Threshold responds to USPRO changes

By Mark Zalewski

As one of the major promoters of pro cycling races in the U.S., Threshold Sports has had a less than ideal week. The San Francisco City Council has accused Threshold of owing the city money from the San Francisco GP and the USPRO Championships, previously organised by Threshold, has moved from Philadelphia to a new venue after 21 years. Combine this with reports that prize money for the 2005 Philadelphia series had not been paid and rumors that the major sponsor for the past two decades, Wachovia, had decided not to renew as title sponsor, and it would be easy to foresee a grim future for the race and organization. However, Threshold's President and CEO David Chauner tells Cyclingnews that, as in show business, the race will go on!

"Our situation was this," Chauner explains. "Clearly the format needed to change to an all-American event. We created the event over 21 years, and its recognition all over the world as a major one-day race, and for the city of Philadelphia, is great. When faced with the decision to turn it into an all U.S. race, it was not a choice for us. We need to keep it a major international race. And having the first American over the line as champion was confusing anyways. So we feel the race will be much more better just going back to an international category."

For the past few months, speculation was rife about a change to an American-only format. Chauner says a bid was submitted to USA Cycling that included the option of an all-US championship within the current Phily week format. However, the response from USA Cycling CEO Gerard Bisceglia was not a warm one for Threshold. "We had thought about doing [a U.S. only race] in Lancaster, but Gerard said we wouldn't get the permit for more than one year. And that was not acceptable, so we pulled our bid. We did not have a firm sponsors -- we have many in the wings we are talking to, but none that could be announced. We felt that Gerard was being too heavy handed about the whole bid process. Our goal is to continue to grow the Pro Cycling Tour, and that is our choice."

With all that has happened, particularly in recent days regarding financial matters with the San Francisco race, it is possible to deduce that money is also the problem surround the Philadelphia races. Reports that prize money had not been paid for this year's race circulated a few months ago, but Chauner assures that the process for that just took longer than usual. "Prize money checks are going out today. For 21 years we have paid all of our bills and all of our prize money. The fact that it's later than normal is unfortunate, but not for the lack of the ability to pay. Many other countries don't pay until the fourth quarter, so it's normal."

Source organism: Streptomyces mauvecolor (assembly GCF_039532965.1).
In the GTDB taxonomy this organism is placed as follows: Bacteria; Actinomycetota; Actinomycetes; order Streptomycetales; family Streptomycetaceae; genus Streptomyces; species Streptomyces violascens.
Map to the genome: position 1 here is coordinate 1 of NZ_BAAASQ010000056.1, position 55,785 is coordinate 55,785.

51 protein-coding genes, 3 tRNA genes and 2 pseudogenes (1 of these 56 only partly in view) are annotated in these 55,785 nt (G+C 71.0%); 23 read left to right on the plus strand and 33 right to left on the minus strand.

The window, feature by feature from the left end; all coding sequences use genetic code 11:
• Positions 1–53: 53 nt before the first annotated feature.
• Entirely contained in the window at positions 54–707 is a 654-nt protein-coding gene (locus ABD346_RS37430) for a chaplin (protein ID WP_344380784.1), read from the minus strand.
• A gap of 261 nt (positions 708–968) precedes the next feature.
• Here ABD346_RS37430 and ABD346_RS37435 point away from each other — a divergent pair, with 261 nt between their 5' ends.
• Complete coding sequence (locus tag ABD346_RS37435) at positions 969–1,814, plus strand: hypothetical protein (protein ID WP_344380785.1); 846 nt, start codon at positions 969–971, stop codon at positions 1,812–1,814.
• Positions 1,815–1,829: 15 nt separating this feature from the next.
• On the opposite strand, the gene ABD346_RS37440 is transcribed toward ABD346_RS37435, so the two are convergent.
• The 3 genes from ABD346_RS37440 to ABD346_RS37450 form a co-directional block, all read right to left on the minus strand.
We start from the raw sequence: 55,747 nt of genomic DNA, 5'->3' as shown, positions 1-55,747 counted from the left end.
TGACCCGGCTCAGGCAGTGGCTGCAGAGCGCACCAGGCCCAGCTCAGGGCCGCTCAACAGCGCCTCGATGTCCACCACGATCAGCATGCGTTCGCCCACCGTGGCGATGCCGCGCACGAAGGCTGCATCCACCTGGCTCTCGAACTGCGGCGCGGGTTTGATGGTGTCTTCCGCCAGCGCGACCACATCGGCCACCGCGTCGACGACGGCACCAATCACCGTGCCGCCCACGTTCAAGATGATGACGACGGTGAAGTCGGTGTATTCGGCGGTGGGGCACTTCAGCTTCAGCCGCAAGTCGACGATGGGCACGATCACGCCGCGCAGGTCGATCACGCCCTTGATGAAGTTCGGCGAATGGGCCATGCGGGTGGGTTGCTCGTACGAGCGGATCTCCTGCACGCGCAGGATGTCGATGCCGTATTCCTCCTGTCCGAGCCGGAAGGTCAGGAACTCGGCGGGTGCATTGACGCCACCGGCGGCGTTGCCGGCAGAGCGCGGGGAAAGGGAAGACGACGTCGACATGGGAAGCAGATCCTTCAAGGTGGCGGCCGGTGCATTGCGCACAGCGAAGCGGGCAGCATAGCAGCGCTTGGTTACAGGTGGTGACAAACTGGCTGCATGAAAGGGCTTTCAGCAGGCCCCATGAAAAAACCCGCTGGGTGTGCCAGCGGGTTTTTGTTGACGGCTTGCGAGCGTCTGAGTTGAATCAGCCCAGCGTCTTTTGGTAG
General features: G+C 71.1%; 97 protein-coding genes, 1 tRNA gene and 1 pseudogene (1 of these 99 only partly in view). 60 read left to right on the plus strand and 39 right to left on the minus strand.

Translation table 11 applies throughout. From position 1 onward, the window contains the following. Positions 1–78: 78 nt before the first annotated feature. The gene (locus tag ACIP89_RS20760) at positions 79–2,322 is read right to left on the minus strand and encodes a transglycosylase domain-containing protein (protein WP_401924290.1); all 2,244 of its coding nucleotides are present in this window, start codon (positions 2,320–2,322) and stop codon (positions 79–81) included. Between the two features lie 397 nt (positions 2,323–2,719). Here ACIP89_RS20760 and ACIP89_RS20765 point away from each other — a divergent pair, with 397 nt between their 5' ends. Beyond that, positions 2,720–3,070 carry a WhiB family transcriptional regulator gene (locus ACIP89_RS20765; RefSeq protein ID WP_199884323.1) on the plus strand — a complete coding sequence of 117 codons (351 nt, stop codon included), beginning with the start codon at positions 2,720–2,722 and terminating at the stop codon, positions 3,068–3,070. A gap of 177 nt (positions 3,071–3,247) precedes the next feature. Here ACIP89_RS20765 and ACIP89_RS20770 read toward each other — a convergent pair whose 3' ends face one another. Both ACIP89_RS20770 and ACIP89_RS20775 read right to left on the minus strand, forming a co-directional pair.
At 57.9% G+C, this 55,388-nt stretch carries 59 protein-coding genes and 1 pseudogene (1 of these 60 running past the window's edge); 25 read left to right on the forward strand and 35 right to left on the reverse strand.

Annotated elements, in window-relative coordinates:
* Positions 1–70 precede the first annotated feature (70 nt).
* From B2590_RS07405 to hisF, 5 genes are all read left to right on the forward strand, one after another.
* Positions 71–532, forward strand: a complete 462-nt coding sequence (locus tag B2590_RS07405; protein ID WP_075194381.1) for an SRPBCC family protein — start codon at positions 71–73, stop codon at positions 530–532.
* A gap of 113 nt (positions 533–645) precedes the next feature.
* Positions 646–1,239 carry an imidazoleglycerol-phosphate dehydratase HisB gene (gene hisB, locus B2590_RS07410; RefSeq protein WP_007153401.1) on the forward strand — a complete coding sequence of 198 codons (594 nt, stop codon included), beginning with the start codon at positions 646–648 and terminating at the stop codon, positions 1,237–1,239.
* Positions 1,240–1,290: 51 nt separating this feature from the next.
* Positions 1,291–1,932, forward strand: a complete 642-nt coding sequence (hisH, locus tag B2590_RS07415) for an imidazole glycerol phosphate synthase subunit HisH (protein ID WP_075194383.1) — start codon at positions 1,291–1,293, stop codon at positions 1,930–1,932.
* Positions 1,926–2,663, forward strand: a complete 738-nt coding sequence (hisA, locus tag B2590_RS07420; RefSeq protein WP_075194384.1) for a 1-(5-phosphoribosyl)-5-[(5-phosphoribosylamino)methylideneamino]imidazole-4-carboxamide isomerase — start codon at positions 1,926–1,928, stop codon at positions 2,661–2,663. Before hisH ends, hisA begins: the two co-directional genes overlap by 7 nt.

As for next year's Philly week, Chauner is quick to quell the rumors that without Wachovia, the race will not happen. "Plans are going along very well. We haven't announced it yet, but everyone seems to know that Wachovia is not coming back. We've had meetings with the mayor and governor, and the community does not want to lose the race. We are currently talking to potential sponsors, but I will emphasize that the race will happen and that we have the financial underpinnings for that." He also announced that the schedule will change for 2006. "We will have Lancaster on Sunday June 4, Philly on the following Sunday and a potential for another race in Pennsylvania somewhere in the middle."

In regards to the possible negative effect of not having the stars and stripes jersey on the line to draw European-based American pros, Chauner concedes this might be a problem, "but we are going to extend invitations to more teams around the world. We are looking at more national teams from around the world as well. I think there will still be many American pros on European teams that will want to come here."

Chauner also looks on the positive side of the USPRO decision, with the possibility of boosting other races around the same time, including his race in San Francisco. "I think its great it will be in Greenville, and I'm sure the Medalist guys will do a great job. And being right before San Francisco, it's a potential win-win situation for everyone."

"The talk about losing our luster without the USPRO is not true," says Chauner. "It's been indicated form the beginning and that is how they wanted to go, and I don't think it's worth it for us to do that. We want to keep events in the calendar year after year. Any race that we do can be better than an all U.S. championship. We are by no means done."

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